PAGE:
The opportunity cost of holding liquidity is invariably cyclical, resulting in a notorious underpricing of liquidity risk, which tends to perpetuate a disregard for the potential inability of markets to sustain sufficient liquidity transformation under stress. Banks have an incentive to minimize liquidity (and mitigate the opportunity cost of holding excess liquidity in lieu of return-generating assets) in anticipation that central banks will almost certainly intervene in times of stress as lenders-of-last-resort. Even without central bank support, liquidity risk is most expensive when it is needed most while generating little if any additional return in good times. While central banks can halt a deterioration of funding conditions in order to maintain the efficient operation of funding markets (see Figure 1), prevent financial firms from failing, and, thus, limit the impact of liquidity shortfalls on the real economy, their implicit subsidization of bank funding accentuates the magnitude of liquidity risks under stress. Central bank measures during the credit crisis have further reinforced this perception of contingent liquidity support, giving financial institutions an incentive to hold less liquidity than needed (IMF, 2010a).

Current systemic risk analysis—as a fundamental pillar of macroprudential surveillance and policy—is mostly focused on solvency conditions. Disruptions to the flow of financial services become systemic if there is the potential of financial instability to trigger serious negative spillovers to the real economy. Macroprudential policy aims to limit, mitigate or reduce systemic risk, thereby minimizing the incidence and impact of disruptions in the provision of key financial services that can have adverse consequences for the real economy (and broader implications for economic growth). Substantial work is underway to develop enhanced analytical tools that can help to identify and measure systemic risk in a forward-looking way, and, thus, support improved policy judgments. While systemic solvency risk has already entered the prudential debate in the form of additional capital rules that apply to systemically important financial institutions (SIFIs), little progress has been made so far in addressing systemic liquidity risk.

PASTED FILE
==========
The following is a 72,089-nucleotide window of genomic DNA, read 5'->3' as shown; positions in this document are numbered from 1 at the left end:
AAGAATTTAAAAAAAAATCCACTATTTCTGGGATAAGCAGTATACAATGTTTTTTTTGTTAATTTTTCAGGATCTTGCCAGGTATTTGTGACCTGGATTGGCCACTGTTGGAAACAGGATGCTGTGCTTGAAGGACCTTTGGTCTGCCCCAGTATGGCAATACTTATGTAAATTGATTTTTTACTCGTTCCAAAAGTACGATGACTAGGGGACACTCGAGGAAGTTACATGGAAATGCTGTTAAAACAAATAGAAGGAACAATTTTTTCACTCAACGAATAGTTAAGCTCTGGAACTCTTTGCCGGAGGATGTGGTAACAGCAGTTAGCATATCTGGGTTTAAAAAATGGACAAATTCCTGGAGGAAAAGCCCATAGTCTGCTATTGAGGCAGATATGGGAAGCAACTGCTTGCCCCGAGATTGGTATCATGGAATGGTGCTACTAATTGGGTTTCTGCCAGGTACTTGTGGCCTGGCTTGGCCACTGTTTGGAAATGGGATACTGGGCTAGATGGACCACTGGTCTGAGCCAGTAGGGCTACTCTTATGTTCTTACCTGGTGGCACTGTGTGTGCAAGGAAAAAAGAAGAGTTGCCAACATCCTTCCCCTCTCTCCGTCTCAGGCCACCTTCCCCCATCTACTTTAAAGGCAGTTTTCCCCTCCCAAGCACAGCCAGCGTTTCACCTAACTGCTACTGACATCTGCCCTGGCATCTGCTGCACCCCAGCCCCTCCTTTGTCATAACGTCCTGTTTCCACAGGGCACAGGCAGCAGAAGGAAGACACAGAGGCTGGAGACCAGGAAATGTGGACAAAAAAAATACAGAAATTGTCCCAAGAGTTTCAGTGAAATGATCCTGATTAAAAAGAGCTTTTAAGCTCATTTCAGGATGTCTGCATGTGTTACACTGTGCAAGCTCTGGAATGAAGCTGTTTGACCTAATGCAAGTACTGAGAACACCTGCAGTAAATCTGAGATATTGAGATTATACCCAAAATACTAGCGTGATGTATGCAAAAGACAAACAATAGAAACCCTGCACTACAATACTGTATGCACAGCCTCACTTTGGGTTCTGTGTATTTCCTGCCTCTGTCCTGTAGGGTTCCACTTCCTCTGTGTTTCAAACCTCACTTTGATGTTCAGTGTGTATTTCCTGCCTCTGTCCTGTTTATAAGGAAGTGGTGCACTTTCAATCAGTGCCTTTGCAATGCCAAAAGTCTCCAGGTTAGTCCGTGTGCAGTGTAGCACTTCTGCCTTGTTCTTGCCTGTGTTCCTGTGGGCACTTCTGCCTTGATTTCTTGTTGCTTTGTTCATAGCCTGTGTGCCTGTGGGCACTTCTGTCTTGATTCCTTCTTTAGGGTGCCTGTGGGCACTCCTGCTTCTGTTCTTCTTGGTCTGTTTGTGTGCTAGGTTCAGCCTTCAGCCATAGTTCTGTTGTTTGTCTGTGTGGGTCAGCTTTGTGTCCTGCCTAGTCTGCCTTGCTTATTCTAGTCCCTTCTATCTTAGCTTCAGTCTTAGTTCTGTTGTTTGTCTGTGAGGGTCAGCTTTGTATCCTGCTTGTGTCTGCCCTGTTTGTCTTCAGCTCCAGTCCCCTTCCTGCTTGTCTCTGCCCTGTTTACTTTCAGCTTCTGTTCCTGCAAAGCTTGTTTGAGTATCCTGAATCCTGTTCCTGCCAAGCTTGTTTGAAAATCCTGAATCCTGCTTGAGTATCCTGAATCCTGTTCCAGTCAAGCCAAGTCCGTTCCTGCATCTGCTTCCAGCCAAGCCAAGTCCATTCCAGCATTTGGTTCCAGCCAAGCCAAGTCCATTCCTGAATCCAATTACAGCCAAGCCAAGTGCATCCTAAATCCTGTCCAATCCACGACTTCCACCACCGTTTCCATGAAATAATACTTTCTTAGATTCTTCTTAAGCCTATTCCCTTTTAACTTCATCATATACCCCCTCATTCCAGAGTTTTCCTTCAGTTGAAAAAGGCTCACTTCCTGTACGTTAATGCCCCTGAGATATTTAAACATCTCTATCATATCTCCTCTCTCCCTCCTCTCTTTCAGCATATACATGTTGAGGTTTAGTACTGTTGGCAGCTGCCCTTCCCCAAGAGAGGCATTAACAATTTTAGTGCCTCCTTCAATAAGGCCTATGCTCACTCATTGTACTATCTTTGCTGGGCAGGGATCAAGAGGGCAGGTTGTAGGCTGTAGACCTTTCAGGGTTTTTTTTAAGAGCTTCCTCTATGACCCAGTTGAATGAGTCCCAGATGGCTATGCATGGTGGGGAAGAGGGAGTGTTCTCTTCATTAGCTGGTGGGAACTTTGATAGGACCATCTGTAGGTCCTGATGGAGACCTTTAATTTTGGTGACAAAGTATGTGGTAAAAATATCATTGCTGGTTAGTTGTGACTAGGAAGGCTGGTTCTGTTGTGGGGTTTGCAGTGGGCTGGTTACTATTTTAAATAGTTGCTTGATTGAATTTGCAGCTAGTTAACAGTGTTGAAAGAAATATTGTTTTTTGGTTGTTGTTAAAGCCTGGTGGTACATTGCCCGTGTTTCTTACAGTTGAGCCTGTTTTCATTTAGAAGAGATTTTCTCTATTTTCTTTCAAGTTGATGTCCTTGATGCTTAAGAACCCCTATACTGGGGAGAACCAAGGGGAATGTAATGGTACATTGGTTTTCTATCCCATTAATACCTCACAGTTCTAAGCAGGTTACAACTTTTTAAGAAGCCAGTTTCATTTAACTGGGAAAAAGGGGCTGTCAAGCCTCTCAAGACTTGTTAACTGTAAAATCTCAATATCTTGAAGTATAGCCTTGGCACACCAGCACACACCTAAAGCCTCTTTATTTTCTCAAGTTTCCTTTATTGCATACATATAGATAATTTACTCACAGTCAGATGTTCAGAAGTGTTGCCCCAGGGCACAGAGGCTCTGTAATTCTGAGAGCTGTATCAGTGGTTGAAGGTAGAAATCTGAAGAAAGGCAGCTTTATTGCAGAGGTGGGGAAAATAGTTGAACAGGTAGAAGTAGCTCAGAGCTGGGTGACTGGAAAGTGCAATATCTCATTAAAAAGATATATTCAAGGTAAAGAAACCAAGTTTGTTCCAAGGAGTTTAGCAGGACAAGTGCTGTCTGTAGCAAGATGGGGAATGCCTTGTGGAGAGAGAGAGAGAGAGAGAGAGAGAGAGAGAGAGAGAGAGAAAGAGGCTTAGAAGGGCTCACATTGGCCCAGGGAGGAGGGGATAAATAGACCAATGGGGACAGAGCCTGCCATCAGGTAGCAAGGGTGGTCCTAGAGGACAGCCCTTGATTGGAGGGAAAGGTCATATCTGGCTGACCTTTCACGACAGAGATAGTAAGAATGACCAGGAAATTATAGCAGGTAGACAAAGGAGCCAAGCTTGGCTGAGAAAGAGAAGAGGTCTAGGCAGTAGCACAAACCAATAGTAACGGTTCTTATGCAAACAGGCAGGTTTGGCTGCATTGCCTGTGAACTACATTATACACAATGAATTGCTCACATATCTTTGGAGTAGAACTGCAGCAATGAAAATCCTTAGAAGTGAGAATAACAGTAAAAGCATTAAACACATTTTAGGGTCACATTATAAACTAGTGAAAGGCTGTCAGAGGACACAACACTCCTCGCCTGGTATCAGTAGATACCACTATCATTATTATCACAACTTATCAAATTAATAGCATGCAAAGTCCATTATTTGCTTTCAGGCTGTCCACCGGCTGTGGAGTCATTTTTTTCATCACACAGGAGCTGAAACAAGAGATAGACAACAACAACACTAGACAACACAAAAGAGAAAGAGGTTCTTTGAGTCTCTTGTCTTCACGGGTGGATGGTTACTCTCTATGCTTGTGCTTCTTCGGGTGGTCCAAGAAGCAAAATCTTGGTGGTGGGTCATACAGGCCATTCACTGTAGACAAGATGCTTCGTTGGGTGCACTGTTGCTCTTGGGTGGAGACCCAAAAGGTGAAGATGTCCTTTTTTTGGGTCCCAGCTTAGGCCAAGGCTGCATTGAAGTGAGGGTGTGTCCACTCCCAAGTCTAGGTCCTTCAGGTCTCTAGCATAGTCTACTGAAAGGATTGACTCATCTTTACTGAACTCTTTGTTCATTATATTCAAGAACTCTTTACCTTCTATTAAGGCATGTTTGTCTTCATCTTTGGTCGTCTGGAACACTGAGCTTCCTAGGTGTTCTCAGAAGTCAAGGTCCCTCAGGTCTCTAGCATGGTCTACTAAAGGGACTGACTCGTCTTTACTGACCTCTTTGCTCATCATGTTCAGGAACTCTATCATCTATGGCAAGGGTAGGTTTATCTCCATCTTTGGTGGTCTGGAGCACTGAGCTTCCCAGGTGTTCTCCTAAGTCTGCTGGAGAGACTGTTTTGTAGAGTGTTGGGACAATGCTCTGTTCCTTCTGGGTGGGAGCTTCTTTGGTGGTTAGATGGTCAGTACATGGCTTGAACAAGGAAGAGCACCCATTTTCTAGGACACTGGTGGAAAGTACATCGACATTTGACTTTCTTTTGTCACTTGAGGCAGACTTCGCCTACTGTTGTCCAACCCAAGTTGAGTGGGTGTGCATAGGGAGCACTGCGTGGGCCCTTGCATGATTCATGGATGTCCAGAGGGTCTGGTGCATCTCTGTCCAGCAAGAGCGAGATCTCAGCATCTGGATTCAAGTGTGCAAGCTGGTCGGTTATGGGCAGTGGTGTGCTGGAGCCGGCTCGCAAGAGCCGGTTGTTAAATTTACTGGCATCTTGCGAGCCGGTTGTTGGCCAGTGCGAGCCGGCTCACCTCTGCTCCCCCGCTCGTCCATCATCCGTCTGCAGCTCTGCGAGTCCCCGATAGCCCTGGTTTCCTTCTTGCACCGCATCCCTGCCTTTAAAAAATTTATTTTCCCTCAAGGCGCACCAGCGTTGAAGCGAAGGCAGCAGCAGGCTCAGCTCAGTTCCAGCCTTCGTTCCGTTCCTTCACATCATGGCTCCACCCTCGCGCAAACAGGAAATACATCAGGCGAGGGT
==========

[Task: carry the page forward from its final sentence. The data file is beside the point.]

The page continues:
In contrast, proposals aimed at measuring and regulating systemic liquidity risk caused by the interconnectedness across financial institutions and financial markets have been few and far between. Systemic liquidity risk is associated with the possibility that maturity transformation in systemically important institutions and markets is disrupted by common shocks that overwhelm the capacity to fulfill all planned payment obligations as and when they come due. For instance, multiple institutions may face simultaneous difficulties in rolling over their short-term debts or in obtaining new short-term funding (much less longterm funding). However, progress in developing a systemic liquidity risk framework have been hampered by the rarity of system-wide liquidity risk events, the multiplicity of interactions between institutions and funding markets, and the conceptual challenges in modeling liquidity conditions affecting institutions and transactions separately or jointly. The policy objective of such efforts would be to minimize the possibility of systemic risk from liquidity disruptions that necessitate costly public sector support. While a financial institution’s failure can cause an impairment of all or parts of the financial system, firms are not charged for the possibility that their risk-taking affects the operation of the financial system as a whole. In fact, individual actions might cause losses elsewhere in the system through direct credit exposures and financial guarantees, forced asset sales, and greater uncertainty regarding mutual exposures (possibly in combination with greater risk aversion of investors), which increases the cost of funding for all financial institutions. These “negative externalities” impose costs to the system, which increases the greater the importance of a single institution to the system (“too-important-to-fail”) and the higher the level of asymmetric information as coordination failures accentuate the impact of common shocks. Thus, more stringent prudential liquidity requirements, much like higher capital levels, might be beneficial ex ante by creating incentives of shareholders to limit excessive risk-taking, which would otherwise increase the potential loss in case of failure (Jensen and Meckling, 1976; Holmstrom and Tirole, 1997). However, certain liquidity standards might also encourage greater concentrations in assets that receive a more favorable regulatory treatment based on their liquidity characteristics during normal times (which remains to be tested during times of stress).